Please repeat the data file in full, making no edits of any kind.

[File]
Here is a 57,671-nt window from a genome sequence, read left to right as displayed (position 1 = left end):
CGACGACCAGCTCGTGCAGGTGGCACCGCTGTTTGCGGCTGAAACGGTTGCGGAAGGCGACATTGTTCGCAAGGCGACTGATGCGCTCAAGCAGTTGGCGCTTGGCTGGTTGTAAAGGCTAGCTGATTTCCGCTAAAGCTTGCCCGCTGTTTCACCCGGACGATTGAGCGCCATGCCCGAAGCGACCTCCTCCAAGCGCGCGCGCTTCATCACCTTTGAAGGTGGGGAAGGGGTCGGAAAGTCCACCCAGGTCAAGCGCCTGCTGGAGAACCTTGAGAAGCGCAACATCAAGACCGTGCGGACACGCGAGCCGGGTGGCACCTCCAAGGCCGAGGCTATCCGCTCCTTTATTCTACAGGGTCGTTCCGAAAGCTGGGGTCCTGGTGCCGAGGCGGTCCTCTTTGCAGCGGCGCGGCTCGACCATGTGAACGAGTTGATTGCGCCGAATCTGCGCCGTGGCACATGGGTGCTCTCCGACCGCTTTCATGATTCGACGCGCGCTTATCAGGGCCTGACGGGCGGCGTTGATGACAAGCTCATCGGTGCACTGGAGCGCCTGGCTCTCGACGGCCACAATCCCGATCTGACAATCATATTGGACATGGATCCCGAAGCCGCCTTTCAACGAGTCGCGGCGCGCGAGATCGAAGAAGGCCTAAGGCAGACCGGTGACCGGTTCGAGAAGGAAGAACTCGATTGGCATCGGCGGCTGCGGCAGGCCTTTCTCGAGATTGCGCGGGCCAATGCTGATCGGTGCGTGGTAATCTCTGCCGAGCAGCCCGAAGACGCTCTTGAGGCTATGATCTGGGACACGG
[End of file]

Here is a 57,671-nt window from a genome sequence, read left to right as displayed (position 1 = left end):
CGACGACCAGCTCGTGCAGGTGGCACCGCTGTTTGCGGCTGAAACGGTTGCGGAAGGCGACATTGTTCGCAAGGCGACTGATGCGCTCAAGCAGTTGGCGCTTGGCTGGTTGTAAAGGCTAGCTGATTTCCGCTAAAGCTTGCCCGCTGTTTCACCCGGACGATTGAGCGCCATGCCCGAAGCGACCTCCTCCAAGCGCGCGCGCTTCATCACCTTTGAAGGTGGGGAAGGGGTCGGAAAGTCCACCCAGGTCAAGCGCCTGCTGGAGAACCTTGAGAAGCGCAACATCAAGACCGTGCGGACACGCGAGCCGGGTGGCACCTCCAAGGCCGAGGCTATCCGCTCCTTTATTCTACAGGGTCGTTCCGAAAGCTGGGGTCCTGGTGCCGAGGCGGTCCTCTTTGCAGCGGCGCGGCTCGACCATGTGAACGAGTTGATTGCGCCGAATCTGCGCCGTGGCACATGGGTGCTCTCCGACCGCTTTCATGATTCGACGCGCGCTTATCAGGGCCTGACGGGCGGCGTTGATGACAAGCTCATCGGTGCACTGGAGCGCCTGGCTCTCGACGGCCACAATCCCGATCTGACAATCATATTGGACATGGATCCCGAAGCCGCCTTTCAACGAGTCGCGGCGCGCGAGATCGAAGAAGGCCTAAGGCAGACCGGTGACCGGTTCGAGAAGGAAGAACTCGATTGGCATCGGCGGCTGCGGCAGGCCTTTCTCGAGATTGCGCGGGCCAATGCTGATCGGTGCGTGGTAATCTCTGCCGAGCAGCCCGAAGACGCTCTTGAGGCTATGATCTGGGACACGG